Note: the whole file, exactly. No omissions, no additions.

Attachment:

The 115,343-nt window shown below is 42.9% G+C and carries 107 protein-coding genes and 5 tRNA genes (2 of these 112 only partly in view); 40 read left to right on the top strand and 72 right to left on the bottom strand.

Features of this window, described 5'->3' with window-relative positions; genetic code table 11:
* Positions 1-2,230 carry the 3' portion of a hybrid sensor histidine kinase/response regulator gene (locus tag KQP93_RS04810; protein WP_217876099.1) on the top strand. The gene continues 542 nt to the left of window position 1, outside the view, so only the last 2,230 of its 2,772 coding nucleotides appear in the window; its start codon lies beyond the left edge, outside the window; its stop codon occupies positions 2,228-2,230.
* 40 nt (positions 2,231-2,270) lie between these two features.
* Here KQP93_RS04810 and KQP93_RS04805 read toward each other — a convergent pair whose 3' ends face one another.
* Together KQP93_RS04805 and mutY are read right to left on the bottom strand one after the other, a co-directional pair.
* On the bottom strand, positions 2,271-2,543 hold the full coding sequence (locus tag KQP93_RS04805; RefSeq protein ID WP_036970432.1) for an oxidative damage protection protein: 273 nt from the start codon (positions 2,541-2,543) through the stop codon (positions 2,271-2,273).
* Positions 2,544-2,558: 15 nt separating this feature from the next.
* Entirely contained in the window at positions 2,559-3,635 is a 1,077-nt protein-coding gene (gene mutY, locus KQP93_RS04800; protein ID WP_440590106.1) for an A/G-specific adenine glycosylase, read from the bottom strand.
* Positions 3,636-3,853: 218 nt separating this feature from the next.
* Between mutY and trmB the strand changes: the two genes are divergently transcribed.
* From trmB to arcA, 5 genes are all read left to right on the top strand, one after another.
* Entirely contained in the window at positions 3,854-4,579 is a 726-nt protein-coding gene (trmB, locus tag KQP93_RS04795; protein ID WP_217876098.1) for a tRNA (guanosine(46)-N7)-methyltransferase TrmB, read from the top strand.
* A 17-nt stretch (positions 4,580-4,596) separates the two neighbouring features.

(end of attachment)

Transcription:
The 115,343-nt window shown below is 42.9% G+C and carries 107 protein-coding genes and 5 tRNA genes (2 of these 112 only partly in view); 40 read left to right on the top strand and 72 right to left on the bottom strand.

Features of this window, described 5'->3' with window-relative positions; genetic code table 11:
* Positions 1-2,230 carry the 3' portion of a hybrid sensor histidine kinase/response regulator gene (locus tag KQP93_RS04810; protein WP_217876099.1) on the top strand. The gene continues 542 nt to the left of window position 1, outside the view, so only the last 2,230 of its 2,772 coding nucleotides appear in the window; its start codon lies beyond the left edge, outside the window; its stop codon occupies positions 2,228-2,230.
* 40 nt (positions 2,231-2,270) lie between these two features.
* Here KQP93_RS04810 and KQP93_RS04805 read toward each other — a convergent pair whose 3' ends face one another.
* Together KQP93_RS04805 and mutY are read right to left on the bottom strand one after the other, a co-directional pair.
* On the bottom strand, positions 2,271-2,543 hold the full coding sequence (locus tag KQP93_RS04805; RefSeq protein ID WP_036970432.1) for an oxidative damage protection protein: 273 nt from the start codon (positions 2,541-2,543) through the stop codon (positions 2,271-2,273).
* Positions 2,544-2,558: 15 nt separating this feature from the next.
* Entirely contained in the window at positions 2,559-3,635 is a 1,077-nt protein-coding gene (gene mutY, locus KQP93_RS04800; protein ID WP_440590106.1) for an A/G-specific adenine glycosylase, read from the bottom strand.
* Positions 3,636-3,853: 218 nt separating this feature from the next.
* Between mutY and trmB the strand changes: the two genes are divergently transcribed.
* From trmB to arcA, 5 genes are all read left to right on the top strand, one after another.
* Entirely contained in the window at positions 3,854-4,579 is a 726-nt protein-coding gene (trmB, locus tag KQP93_RS04795; protein ID WP_217876098.1) for a tRNA (guanosine(46)-N7)-methyltransferase TrmB, read from the top strand.
* A 17-nt stretch (positions 4,580-4,596) separates the two neighbouring features.